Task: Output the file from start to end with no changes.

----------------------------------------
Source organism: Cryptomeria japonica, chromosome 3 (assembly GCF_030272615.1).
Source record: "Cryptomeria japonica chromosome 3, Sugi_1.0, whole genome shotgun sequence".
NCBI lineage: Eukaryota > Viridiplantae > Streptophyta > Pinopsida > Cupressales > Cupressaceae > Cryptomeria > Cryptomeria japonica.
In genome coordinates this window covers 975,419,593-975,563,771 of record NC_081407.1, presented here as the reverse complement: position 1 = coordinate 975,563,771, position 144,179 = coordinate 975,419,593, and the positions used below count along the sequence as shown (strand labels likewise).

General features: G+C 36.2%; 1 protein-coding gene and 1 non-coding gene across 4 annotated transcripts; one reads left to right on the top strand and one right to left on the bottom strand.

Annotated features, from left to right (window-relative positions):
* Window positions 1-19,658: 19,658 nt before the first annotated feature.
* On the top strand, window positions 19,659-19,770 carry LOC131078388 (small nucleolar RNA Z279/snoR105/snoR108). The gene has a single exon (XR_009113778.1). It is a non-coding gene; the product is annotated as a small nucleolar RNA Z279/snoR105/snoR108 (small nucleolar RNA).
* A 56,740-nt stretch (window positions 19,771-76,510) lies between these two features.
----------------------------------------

Source organism: Cryptomeria japonica, chromosome 3 (assembly GCF_030272615.1).
Source record: "Cryptomeria japonica chromosome 3, Sugi_1.0, whole genome shotgun sequence".
NCBI lineage: Eukaryota > Viridiplantae > Streptophyta > Pinopsida > Cupressales > Cupressaceae > Cryptomeria > Cryptomeria japonica.
In genome coordinates this window covers 975,419,593-975,563,771 of record NC_081407.1, presented here as the reverse complement: position 1 = coordinate 975,563,771, position 144,179 = coordinate 975,419,593, and the positions used below count along the sequence as shown (strand labels likewise).

General features: G+C 36.2%; 1 protein-coding gene and 1 non-coding gene across 4 annotated transcripts; one reads left to right on the top strand and one right to left on the bottom strand.

Annotated features, from left to right (window-relative positions):
* Window positions 1-19,658: 19,658 nt before the first annotated feature.
* On the top strand, window positions 19,659-19,770 carry LOC131078388 (small nucleolar RNA Z279/snoR105/snoR108). The gene has a single exon (XR_009113778.1). It is a non-coding gene; the product is annotated as a small nucleolar RNA Z279/snoR105/snoR108 (small nucleolar RNA).
* A 56,740-nt stretch (window positions 19,771-76,510) lies between these two features.